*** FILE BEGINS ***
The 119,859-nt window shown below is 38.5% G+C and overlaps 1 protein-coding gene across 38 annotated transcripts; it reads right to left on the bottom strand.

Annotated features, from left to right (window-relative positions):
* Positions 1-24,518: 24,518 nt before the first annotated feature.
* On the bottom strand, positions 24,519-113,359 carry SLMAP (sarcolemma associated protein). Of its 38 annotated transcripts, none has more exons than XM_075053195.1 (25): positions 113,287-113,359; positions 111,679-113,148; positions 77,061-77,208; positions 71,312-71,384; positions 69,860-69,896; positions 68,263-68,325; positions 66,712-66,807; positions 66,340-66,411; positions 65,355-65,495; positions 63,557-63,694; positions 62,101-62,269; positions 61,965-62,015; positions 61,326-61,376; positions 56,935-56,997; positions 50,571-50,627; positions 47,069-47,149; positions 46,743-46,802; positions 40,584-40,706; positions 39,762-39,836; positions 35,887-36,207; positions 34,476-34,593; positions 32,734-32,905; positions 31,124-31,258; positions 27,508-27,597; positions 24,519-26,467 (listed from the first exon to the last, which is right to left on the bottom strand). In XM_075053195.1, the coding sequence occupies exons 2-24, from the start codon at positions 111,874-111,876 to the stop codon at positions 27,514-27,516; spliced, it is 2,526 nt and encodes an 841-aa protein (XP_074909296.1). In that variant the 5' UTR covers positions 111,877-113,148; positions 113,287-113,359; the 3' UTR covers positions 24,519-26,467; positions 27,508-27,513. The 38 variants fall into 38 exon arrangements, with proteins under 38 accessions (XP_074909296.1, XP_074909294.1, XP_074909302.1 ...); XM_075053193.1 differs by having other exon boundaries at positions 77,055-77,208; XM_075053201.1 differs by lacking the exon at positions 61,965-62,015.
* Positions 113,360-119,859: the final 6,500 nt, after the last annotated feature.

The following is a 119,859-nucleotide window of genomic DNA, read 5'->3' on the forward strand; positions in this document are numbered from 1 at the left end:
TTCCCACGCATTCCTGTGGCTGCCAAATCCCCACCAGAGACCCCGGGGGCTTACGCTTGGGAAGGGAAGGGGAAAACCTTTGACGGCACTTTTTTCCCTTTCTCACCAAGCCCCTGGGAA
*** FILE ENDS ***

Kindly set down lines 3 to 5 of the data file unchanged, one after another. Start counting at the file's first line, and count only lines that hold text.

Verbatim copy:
* Positions 1-24,518: 24,518 nt before the first annotated feature.
* On the bottom strand, positions 24,519-113,359 carry SLMAP (sarcolemma associated protein). Of its 38 annotated transcripts, none has more exons than XM_075053195.1 (25): positions 113,287-113,359; positions 111,679-113,148; positions 77,061-77,208; positions 71,312-71,384; positions 69,860-69,896; positions 68,263-68,325; positions 66,712-66,807; positions 66,340-66,411; positions 65,355-65,495; positions 63,557-63,694; positions 62,101-62,269; positions 61,965-62,015; positions 61,326-61,376; positions 56,935-56,997; positions 50,571-50,627; positions 47,069-47,149; positions 46,743-46,802; positions 40,584-40,706; positions 39,762-39,836; positions 35,887-36,207; positions 34,476-34,593; positions 32,734-32,905; positions 31,124-31,258; positions 27,508-27,597; positions 24,519-26,467 (listed from the first exon to the last, which is right to left on the bottom strand). In XM_075053195.1, the coding sequence occupies exons 2-24, from the start codon at positions 111,874-111,876 to the stop codon at positions 27,514-27,516; spliced, it is 2,526 nt and encodes an 841-aa protein (XP_074909296.1). In that variant the 5' UTR covers positions 111,877-113,148; positions 113,287-113,359; the 3' UTR covers positions 24,519-26,467; positions 27,508-27,513. The 38 variants fall into 38 exon arrangements, with proteins under 38 accessions (XP_074909296.1, XP_074909294.1, XP_074909302.1 ...); XM_075053193.1 differs by having other exon boundaries at positions 77,055-77,208; XM_075053201.1 differs by lacking the exon at positions 61,965-62,015.
* Positions 113,360-119,859: the final 6,500 nt, after the last annotated feature.